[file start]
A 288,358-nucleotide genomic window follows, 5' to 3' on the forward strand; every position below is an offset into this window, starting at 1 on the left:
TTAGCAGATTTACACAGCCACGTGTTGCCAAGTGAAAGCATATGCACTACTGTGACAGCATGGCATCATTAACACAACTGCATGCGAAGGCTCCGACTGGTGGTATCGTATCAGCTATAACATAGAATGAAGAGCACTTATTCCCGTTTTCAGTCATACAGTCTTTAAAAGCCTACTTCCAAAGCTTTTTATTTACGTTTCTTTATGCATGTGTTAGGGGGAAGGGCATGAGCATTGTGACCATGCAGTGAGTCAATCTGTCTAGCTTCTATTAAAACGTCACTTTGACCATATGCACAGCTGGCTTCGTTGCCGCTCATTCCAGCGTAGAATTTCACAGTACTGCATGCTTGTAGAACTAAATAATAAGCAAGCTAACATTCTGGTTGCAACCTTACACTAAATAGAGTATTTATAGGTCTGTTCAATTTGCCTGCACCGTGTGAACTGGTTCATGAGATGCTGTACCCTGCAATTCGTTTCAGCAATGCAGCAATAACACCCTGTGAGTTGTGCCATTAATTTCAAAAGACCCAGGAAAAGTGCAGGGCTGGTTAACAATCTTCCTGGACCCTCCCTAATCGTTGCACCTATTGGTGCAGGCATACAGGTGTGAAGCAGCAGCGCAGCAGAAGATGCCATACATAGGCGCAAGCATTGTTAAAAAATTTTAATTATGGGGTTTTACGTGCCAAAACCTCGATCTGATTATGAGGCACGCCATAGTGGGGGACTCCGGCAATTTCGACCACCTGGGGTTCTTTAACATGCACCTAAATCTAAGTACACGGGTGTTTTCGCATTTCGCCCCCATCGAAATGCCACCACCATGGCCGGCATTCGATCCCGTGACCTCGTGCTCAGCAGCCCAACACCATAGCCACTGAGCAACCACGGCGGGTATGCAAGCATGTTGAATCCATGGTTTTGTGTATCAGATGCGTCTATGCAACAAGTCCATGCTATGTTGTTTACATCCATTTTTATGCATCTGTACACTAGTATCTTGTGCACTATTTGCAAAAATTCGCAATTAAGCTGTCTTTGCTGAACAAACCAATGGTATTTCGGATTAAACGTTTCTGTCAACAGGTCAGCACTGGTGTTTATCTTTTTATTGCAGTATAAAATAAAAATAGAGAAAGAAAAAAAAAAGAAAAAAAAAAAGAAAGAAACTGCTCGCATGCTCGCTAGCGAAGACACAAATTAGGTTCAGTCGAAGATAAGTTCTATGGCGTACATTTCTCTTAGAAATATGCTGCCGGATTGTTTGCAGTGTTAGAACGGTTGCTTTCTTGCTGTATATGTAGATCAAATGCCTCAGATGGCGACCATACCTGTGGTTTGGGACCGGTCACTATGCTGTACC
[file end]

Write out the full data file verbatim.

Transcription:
A 288,358-nucleotide genomic window follows, 5' to 3' on the forward strand; every position below is an offset into this window, starting at 1 on the left:
TTAGCAGATTTACACAGCCACGTGTTGCCAAGTGAAAGCATATGCACTACTGTGACAGCATGGCATCATTAACACAACTGCATGCGAAGGCTCCGACTGGTGGTATCGTATCAGCTATAACATAGAATGAAGAGCACTTATTCCCGTTTTCAGTCATACAGTCTTTAAAAGCCTACTTCCAAAGCTTTTTATTTACGTTTCTTTATGCATGTGTTAGGGGGAAGGGCATGAGCATTGTGACCATGCAGTGAGTCAATCTGTCTAGCTTCTATTAAAACGTCACTTTGACCATATGCACAGCTGGCTTCGTTGCCGCTCATTCCAGCGTAGAATTTCACAGTACTGCATGCTTGTAGAACTAAATAATAAGCAAGCTAACATTCTGGTTGCAACCTTACACTAAATAGAGTATTTATAGGTCTGTTCAATTTGCCTGCACCGTGTGAACTGGTTCATGAGATGCTGTACCCTGCAATTCGTTTCAGCAATGCAGCAATAACACCCTGTGAGTTGTGCCATTAATTTCAAAAGACCCAGGAAAAGTGCAGGGCTGGTTAACAATCTTCCTGGACCCTCCCTAATCGTTGCACCTATTGGTGCAGGCATACAGGTGTGAAGCAGCAGCGCAGCAGAAGATGCCATACATAGGCGCAAGCATTGTTAAAAAATTTTAATTATGGGGTTTTACGTGCCAAAACCTCGATCTGATTATGAGGCACGCCATAGTGGGGGACTCCGGCAATTTCGACCACCTGGGGTTCTTTAACATGCACCTAAATCTAAGTACACGGGTGTTTTCGCATTTCGCCCCCATCGAAATGCCACCACCATGGCCGGCATTCGATCCCGTGACCTCGTGCTCAGCAGCCCAACACCATAGCCACTGAGCAACCACGGCGGGTATGCAAGCATGTTGAATCCATGGTTTTGTGTATCAGATGCGTCTATGCAACAAGTCCATGCTATGTTGTTTACATCCATTTTTATGCATCTGTACACTAGTATCTTGTGCACTATTTGCAAAAATTCGCAATTAAGCTGTCTTTGCTGAACAAACCAATGGTATTTCGGATTAAACGTTTCTGTCAACAGGTCAGCACTGGTGTTTATCTTTTTATTGCAGTATAAAATAAAAATAGAGAAAGAAAAAAAAAAGAAAAAAAAAAAGAAAGAAACTGCTCGCATGCTCGCTAGCGAAGACACAAATTAGGTTCAGTCGAAGATAAGTTCTATGGCGTACATTTCTCTTAGAAATATGCTGCCGGATTGTTTGCAGTGTTAGAACGGTTGCTTTCTTGCTGTATATGTAGATCAAATGCCTCAGATGGCGACCATACCTGTGGTTTGGGACCGGTCACTATGCTGTACC